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Dr. Dre is riding high on news that Apple is prepared to buy Beats Electronics, a potential deal that allowed the hip-hop star to proclaim himself as the “first billionaire in hip-hop.” That could be some solace to word from a California bankruptcy court that a $3 million claim concerning royalties on his breakthrough album, The Chronic, has been denied.
The administrative claim in bankruptcy court came after a couple decades of unusual deal-making. In 1991, the artist born as Andre Young co-founded Death Row Records along with Marion “Suge” Knight. The following year, he released The Chronic and made an oral agreement with the label that entitled him to 18 percent of retail sales. The royalty rate bumped to 20 percent with sales over a million units, and additionally, Dre got producer royalties of 4 percent.
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But in 1996, Dre and Knight had a falling out, and the artist split the label to set up a new shop at Interscope Records. Dre bought his freedom by disclaiming his ownership interest in both Death Row and the sound recordings he had produced there, but the deal left unaffected his royalties and limited Death Row from distributing The Chronic to “the manners heretofore distributed.”
A few years later, Death Row hit hard times, and after filing for bankruptcy, was sold for $18 million to a new company called WIDEawake Death Row Entertainment. In 2012, an entity controlled by Koch Entertainment acquired the catalog of Death Row.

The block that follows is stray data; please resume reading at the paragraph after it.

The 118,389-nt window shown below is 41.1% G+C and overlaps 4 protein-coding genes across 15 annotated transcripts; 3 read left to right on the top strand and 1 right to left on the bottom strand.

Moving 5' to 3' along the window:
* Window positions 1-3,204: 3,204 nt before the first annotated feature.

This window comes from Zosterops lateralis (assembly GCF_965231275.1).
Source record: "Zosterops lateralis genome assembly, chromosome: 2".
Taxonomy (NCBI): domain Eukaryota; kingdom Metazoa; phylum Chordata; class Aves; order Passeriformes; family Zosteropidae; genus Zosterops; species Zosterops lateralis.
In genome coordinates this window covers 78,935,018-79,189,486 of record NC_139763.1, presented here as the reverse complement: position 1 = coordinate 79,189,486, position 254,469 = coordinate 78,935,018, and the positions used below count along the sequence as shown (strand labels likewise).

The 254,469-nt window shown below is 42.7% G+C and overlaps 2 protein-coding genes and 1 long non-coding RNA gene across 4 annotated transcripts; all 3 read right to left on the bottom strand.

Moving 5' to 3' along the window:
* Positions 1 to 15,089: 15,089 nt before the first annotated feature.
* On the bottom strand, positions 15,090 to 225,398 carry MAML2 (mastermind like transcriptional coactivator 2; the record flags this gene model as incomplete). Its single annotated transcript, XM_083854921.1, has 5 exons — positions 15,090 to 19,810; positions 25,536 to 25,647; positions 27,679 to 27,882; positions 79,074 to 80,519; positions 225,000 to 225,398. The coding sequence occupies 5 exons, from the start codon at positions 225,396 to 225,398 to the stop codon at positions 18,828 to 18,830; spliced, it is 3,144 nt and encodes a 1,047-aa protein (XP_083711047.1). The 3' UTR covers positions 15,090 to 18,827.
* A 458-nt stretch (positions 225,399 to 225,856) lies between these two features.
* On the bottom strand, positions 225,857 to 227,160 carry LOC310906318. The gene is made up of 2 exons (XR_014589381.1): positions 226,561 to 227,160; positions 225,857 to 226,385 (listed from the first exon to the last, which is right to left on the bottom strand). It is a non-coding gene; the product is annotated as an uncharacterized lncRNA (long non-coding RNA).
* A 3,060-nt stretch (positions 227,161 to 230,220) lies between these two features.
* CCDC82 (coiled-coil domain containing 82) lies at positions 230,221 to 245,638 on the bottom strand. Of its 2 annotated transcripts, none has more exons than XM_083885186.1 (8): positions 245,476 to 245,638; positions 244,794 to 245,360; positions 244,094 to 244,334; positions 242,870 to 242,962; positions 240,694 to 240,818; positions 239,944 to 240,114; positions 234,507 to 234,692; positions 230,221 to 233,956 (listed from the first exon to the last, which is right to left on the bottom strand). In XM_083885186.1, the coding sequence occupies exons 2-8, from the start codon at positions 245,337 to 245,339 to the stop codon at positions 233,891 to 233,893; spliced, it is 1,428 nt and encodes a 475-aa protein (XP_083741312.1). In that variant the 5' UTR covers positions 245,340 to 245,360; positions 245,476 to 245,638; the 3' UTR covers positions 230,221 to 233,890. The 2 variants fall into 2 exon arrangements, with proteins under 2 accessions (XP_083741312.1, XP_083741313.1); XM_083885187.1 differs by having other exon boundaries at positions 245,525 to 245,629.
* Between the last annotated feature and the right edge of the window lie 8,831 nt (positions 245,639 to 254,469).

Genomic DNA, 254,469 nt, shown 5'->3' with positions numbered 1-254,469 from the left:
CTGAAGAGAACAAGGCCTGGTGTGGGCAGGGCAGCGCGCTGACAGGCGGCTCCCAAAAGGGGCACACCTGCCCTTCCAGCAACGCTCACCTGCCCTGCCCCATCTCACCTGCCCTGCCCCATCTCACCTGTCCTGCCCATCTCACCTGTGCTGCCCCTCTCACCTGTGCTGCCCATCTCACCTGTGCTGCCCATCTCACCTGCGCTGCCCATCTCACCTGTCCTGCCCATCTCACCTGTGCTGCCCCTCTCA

As Death Row’s assets were being shuffled around, its owners attempted to exploit the goods, and perhaps the most valuable was The Chronic. When a new digital release was put out, Dre sued, and in 2011, a judge ruled that the agreement not to distribute Dre’s songs except “in the manners heretofore distributed” unambiguously prohibited Death Row from reissuing it as digital downloads.
Going before a bankruptcy judge administering the Death Row estate, Dre looked to recover money made on The Chronic between 2006 and 2009. He sought $676,444 of mechanical royalties, $1.2 million of artist and producer royalties and nearly another $1.2 million in gross sale proceeds from unauthorized digital sales. “The Trustee sold Young’s records for three years and never paid Young a single dime,” Dre’s lawyers told the judge. Pushing the point, they added, “Were it not for the Estate’s contracts with Young and other artists, the Trustee would not have had anything to sell WIDEawake.”
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All that might be true, but in a decision Friday, U.S. bankruptcy judge Vincent Zurzolo gives two reasons why Dre’s administrative claims fail.
First, attorneys for the star failed to allege some necessary facts to support their claim. After 1996, Dre dealt exclusively with Interscope. The judge says the artist needed to go beyond album sales spreadsheets to show Interscope’s withholdings and payments. As for digital sales, Dre spoke about a deal between Death Row and third-party Musicmaker, but needed to — and didn’t — allege actual sales from the arrangement. In short, he failed to show Death Row’s benefit from sales of The Chronic during the relevant time period.
And second, the judge pointed to prior proceedings back in 2007, when Dre sought to rescind his contract with Death Row and then claimed old royalties due. At the time, his claims were denied for failure to establish the existence of a contract entitling him to payment of royalties. The reliance on a vague oral agreement was one of the things that hurt him. Dre later had some success on his digital sales claim, but nevertheless, the bankruptcy judge Friday says his latest stab at royalty recovery is partly precluded by what has come before and otherwise barred by statute of limitations.
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